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A truck is seen at a grain terminal during barley harvesting in Odesa region. File Picture: REUTERS/IGOR TKACHENKO
A truck is seen at a grain terminal during barley harvesting in Odesa region. File Picture: REUTERS/IGOR TKACHENKO

An international trader, backed by Canadian pension funds and Glencore, is still exporting large volumes of Russian grain as Moscow wages war in Ukraine. 

Viterra has kept its ranking, behind three Russian traders, as the No 4 exporter of the country’s wheat, corn and barley in the first few weeks of the new season. It has shipped more than 850,000 tonnes of Russian grain since the invasion started on February 24, according to shipping line-up data from Logistics OS. 

The presence of Viterra highlights the dilemma facing Western governments as they respond to Vladimir Putin’s invasion. On the one hand, they have imposed sanctions on sectors such as finance and energy that — along with reputational concerns — have spurred trading houses to exit their Russian businesses. But at the same time, there are no sanctions on Russian grain, which policymakers want to keep flowing as the war worsens a global food crisis.

A spokesperson for Rotterdam-based Viterra said the company places “a high priority on global food security and ensuring the continued export of agriculture food and feed products”.

The invasion pushed up grain prices as flows from Ukraine dried up, setting Russia up to reap windfall revenues from a bumper harvest. While Russia and Ukraine reached a deal last week aimed at releasing grain blockaded at Black Sea ports, implementing it will be a huge challenge.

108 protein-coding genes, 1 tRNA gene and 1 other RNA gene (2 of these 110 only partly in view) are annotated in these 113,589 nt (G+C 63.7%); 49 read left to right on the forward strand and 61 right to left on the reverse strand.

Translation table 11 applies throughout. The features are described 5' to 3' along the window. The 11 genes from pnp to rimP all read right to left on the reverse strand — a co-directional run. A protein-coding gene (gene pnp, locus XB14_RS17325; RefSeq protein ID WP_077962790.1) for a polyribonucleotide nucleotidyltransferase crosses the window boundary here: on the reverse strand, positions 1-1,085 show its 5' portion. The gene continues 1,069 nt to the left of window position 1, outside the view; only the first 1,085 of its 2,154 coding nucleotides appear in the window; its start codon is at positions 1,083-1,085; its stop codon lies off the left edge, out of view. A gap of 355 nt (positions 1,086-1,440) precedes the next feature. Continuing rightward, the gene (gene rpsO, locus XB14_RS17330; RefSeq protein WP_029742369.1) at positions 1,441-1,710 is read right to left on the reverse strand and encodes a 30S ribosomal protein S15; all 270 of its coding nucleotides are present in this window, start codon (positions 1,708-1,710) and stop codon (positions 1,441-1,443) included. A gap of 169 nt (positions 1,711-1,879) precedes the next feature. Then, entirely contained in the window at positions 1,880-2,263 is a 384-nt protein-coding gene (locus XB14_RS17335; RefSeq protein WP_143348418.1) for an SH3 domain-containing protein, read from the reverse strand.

Russia’s foreign ministry has said it cannot rule out the deal being disrupted if obstacles to its own agricultural exports are not eliminated. While Russia faces problems with shipping and insurance due to sanctions and the war, it is still managing to ship large volumes of grain. 

The contradictions in Moscow’s position risks wider political fallout as millions in Africa are threatened by hunger as a result of Russia’s occupation and blockade of ports in Ukraine. That prompted a PR offensive by foreign minister Sergei Lavrov, who visited several countries on the continent this week that are among the most reliant on Russian and Ukrainian wheat.

Lavrov blamed “illegal Western sanctions” for food shortages and inflation, despite there being no restrictions on Russian shipments.

While Russian traders have increased their market share in recent years as food sovereignty became a government priority and state-owned banks got involved in agricultural commodities, Viterra is not the only international player to help keep the nation’s grain flowing.

Cargill, owned by one of the richest families in the US, has also shipped substantial volumes of Russian sunflower oil and grain since the war began, though it has said it is committed to contributing any profits from essential activities to humanitarian aid. The Louis Dreyfus company has also shipped some wheat and barley. The trading house, controlled by billionaire Margarita Louis-Dreyfus, declined to comment on its activities in Russia.

The new season started in July, with Russia exporting 30% more wheat in the first three weeks than a year earlier. For the moment, international traders are continuing to play a prominent role as Viterra shipped more than 100,000 tonnes of grain over that period.

Viterra, which is 49.99% owned by Glencore, has said it suspended new development and expansion projects in Russia since the war.

Bloomberg. More stories like this are available on bloomberg.com

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